The second shuttle still left us with a long walk to the stadium, probably at least a mile. We began walking on a street barred to traffic, and soon the magnificent new Moses Mabhida stadium came into view. It was open at the end from which we approached and therefore appeared brilliantly lit against the night sky. Still far away, we entered a broad marble walk way, where we joined an ever-increasing throng. There we were: the nations walking together in joyful anticipation to what was easily seen as a city of light set on a hill. To be there was a privilege and delight, and I have to think that it is good for a nation to host and experience such a thing, however ephemeral it may be.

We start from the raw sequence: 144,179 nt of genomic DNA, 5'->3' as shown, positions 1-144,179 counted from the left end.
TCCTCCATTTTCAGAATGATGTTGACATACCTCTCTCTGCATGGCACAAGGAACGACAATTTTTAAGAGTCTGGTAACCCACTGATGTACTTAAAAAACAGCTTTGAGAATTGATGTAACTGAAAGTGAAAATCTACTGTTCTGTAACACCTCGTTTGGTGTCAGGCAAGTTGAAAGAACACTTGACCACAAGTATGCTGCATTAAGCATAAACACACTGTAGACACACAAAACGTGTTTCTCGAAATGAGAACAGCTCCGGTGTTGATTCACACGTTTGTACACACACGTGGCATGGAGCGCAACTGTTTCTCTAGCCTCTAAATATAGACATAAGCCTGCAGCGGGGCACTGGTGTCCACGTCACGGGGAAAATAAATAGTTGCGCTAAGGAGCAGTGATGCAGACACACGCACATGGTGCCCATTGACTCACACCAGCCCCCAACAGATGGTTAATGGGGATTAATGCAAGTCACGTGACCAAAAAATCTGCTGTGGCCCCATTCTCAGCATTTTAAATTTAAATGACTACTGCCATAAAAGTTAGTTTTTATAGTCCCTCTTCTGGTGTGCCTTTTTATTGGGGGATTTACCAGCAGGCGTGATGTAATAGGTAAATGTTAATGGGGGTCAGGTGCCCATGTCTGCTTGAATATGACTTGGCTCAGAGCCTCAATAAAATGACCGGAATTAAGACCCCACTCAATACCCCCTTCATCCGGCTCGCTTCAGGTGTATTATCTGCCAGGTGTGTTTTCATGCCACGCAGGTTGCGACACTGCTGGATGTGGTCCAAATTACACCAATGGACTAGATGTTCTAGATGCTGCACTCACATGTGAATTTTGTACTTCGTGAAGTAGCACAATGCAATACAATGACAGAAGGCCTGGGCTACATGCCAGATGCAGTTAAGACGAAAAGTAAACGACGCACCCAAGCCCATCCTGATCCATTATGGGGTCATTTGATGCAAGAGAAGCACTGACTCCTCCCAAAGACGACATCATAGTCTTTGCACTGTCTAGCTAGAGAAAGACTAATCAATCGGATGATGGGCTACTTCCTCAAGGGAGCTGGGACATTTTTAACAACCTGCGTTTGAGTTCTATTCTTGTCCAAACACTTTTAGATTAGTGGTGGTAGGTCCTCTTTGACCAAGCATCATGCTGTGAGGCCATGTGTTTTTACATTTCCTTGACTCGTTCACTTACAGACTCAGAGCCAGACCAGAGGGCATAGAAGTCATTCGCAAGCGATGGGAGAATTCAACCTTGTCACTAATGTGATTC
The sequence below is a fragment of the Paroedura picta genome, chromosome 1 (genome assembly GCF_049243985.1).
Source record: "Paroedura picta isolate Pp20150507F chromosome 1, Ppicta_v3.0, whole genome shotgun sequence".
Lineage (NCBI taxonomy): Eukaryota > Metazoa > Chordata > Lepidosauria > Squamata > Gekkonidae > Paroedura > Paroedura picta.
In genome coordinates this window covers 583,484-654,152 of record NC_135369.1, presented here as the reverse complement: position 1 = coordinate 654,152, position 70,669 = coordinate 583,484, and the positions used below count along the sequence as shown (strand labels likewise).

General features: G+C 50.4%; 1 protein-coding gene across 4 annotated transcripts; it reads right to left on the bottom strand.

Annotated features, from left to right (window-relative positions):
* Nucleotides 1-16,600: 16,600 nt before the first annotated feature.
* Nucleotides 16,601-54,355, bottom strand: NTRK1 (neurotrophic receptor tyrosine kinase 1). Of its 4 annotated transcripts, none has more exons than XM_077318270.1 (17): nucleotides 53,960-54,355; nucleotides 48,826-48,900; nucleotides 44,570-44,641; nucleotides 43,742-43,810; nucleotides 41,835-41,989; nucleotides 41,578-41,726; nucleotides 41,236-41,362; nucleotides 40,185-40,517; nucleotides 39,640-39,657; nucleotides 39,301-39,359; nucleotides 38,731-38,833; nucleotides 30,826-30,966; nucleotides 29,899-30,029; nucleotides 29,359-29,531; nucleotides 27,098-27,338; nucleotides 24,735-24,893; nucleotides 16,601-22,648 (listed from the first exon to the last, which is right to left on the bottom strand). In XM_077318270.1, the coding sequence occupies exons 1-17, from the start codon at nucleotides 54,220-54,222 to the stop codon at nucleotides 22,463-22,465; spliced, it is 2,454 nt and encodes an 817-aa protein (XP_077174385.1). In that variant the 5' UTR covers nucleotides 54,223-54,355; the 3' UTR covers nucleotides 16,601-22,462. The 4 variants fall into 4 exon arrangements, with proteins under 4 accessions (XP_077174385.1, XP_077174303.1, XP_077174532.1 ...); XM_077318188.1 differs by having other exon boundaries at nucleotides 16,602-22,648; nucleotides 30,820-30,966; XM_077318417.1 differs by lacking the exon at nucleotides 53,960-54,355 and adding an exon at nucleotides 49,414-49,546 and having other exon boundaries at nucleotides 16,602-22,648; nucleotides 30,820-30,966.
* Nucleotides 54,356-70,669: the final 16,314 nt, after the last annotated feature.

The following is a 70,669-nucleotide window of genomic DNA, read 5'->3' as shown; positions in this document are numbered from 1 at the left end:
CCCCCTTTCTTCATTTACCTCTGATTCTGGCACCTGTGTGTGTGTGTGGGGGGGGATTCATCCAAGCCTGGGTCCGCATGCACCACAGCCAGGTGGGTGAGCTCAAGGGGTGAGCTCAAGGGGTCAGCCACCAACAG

The World Cup also served as an indicator of race relations sixteen years into the post-apartheid era. In South Africa, rugby has long been an all but exclusively white sport in its participants and fans, and soccer has been in this way rugby’s mirror image, an overwhelmingly black sport. Attitudes of whites toward soccer and blacks toward rugby have tended to range from indifference to disdain to hostility. Rugby was so enmeshed with the apartheid system that it was effectively “apartheid at play” (and thus subject to an international boycott from the late 1970s through 1991), and if black South Africans acknowledged rugby at all, they were as likely to support the opposition as they were the Springboks (as the South African rugby team is known). Nelson Mandela, however, famously used the 1995 rugby World Cup, held in South Africa and the first one in which the post-apartheid Springboks were allowed to play, as a creative and startling exercise in nation-building, supporting the Springboks, wearing their jersey, and encouraging black South Africans to support “their” team.[8]